Lakes and reservoirs in the US could generate 325 gigawatts of power, accounting for 70% of output.
As we seek to wean ourselves off fossil fuels, we’ll need to find alternative ways to power our economies and lifestyles. Nuclear power, wind power, solar power and hydropower all help us do that to ever larger extents. Yet there are as yet untapped sources of potential energy.
Take this one: Lakes and reservoirs in the United States could generate 325 gigawatts of power, which would account for 70% of the country’s output. Nor would that vast untapped source come in the form of yet more dams, which could cause massive environmental harm. Rather, it would come through harnessing water evaporation.
A team of scientists at Columbia University in the US recently published their findings in the journal Nature Communications, arguing that if tapped, water evaporation could generate plenty of clean energy. “We have the technology to harness energy from wind, water and the sun, but evaporation is just as powerful,” stresses Ozgur Sahin, a biophysicist who worked on the project. “We can now put a number on its potential.”
Sahin and his team have devised a machine, a so-called evaporation engine. They attached Bacillus subtilis spores onto thin films of tape, whereby they can control how the spores expand and shrink according to the amount of humidity that is made available to them through a shutter. When it’s dry, the spores curl up, which causes the tape to contract, much like a muscle contracts. These contractions can then be harnessed to generate electricity when linked to a generator.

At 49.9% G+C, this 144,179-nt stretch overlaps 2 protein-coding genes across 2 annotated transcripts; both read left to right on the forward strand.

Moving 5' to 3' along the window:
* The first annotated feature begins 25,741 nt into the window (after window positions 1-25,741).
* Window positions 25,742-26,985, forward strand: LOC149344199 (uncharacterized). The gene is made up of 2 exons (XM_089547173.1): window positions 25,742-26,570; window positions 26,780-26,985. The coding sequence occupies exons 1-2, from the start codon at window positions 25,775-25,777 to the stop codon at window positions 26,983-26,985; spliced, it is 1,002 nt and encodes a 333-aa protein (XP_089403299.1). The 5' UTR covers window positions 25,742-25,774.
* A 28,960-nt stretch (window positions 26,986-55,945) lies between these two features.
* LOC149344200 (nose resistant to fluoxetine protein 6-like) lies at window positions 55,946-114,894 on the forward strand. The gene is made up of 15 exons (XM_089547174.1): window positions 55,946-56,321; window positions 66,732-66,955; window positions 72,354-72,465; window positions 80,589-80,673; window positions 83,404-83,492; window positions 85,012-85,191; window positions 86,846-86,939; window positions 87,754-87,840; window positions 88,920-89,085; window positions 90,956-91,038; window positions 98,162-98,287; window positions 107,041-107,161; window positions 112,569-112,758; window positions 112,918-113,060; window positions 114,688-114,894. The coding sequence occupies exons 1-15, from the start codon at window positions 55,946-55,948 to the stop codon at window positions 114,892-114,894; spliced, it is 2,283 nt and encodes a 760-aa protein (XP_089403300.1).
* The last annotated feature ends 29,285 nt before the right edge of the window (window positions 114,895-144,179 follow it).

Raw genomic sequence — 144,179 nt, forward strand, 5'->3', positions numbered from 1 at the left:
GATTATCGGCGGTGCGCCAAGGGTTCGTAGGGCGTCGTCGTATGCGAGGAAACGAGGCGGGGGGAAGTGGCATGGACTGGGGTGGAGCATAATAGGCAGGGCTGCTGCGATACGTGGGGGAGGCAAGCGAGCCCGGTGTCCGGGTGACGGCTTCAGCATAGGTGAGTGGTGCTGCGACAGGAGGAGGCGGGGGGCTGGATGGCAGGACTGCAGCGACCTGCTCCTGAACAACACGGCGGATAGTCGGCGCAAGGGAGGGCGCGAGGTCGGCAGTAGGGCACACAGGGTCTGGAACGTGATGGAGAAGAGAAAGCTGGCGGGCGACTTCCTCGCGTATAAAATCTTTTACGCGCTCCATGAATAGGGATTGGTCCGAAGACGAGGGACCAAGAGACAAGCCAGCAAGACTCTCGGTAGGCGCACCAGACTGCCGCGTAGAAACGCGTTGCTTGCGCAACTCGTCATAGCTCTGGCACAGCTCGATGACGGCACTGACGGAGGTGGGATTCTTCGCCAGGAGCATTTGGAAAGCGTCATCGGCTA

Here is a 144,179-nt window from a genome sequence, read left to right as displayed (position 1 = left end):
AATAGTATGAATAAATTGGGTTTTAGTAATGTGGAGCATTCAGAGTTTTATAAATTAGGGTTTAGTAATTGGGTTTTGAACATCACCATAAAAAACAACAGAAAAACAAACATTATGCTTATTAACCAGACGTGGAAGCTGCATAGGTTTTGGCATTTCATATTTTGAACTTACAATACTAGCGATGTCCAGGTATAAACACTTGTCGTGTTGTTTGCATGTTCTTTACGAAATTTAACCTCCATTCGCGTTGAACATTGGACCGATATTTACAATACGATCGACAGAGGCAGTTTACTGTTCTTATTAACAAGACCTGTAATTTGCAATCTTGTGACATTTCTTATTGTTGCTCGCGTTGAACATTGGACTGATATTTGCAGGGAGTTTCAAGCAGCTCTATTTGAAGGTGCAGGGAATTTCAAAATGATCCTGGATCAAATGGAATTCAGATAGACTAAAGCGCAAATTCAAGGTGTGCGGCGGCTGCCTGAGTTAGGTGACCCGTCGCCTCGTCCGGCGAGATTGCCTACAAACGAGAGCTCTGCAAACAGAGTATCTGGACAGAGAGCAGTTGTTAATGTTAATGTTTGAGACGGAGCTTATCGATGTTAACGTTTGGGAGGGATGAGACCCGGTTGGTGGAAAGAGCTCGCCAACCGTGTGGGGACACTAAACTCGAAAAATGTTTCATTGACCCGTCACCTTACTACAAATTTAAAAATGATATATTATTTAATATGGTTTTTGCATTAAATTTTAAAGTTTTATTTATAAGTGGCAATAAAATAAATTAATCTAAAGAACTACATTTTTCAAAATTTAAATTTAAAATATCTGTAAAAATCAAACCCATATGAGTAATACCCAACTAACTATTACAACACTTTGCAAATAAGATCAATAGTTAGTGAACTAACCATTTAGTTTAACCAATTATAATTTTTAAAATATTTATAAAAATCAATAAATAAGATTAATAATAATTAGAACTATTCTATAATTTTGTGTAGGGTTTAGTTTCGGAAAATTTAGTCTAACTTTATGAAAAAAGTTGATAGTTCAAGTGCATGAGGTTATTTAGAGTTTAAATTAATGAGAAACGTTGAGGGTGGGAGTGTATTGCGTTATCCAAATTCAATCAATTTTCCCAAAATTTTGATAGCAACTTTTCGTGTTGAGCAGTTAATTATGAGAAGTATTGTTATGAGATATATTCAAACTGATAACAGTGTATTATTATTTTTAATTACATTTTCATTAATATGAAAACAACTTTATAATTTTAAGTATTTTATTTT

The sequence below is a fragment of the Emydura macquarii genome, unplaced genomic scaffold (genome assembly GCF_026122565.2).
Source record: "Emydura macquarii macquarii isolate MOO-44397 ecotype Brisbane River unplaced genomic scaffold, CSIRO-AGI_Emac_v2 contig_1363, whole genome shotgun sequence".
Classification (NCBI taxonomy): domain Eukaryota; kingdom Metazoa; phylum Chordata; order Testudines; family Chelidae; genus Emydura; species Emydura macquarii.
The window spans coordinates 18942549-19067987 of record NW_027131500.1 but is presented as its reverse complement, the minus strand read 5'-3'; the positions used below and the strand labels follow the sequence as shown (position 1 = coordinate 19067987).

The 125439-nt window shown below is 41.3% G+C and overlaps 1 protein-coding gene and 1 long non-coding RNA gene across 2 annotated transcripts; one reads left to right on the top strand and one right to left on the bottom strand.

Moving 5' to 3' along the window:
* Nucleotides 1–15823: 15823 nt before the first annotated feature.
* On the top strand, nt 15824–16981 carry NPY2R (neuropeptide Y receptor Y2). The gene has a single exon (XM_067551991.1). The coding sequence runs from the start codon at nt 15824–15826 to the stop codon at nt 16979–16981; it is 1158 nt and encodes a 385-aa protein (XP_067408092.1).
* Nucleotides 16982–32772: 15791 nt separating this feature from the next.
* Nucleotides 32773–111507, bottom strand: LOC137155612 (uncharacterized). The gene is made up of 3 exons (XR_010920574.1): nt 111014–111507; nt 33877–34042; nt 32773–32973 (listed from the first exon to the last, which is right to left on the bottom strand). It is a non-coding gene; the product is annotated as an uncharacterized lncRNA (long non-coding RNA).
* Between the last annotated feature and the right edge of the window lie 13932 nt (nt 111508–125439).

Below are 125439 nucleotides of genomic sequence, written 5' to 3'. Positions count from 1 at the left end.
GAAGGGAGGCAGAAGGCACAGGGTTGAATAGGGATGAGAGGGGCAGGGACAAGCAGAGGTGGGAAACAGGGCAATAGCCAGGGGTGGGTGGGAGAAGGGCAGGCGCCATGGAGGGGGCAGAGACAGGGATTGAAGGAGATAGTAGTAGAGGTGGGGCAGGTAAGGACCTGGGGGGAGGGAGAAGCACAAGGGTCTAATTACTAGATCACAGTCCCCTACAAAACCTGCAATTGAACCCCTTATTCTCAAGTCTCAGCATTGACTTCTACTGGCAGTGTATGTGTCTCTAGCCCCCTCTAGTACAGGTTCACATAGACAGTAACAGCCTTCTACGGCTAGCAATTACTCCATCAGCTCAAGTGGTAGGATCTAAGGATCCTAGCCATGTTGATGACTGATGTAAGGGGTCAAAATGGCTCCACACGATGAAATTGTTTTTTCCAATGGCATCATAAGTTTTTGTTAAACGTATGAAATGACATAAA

“Evaporation comes with a natural battery,” the study’s lead author Ahmet-Hamdi Cavusoglu says. “You can make it your main source of power and draw on solar and wind when they’re available.”
Having said that, creating a system to harness the power of evaporation on a large enough scale will pose significant technological and possibly environmental challenges. Yet the American team’s research is a promising new step.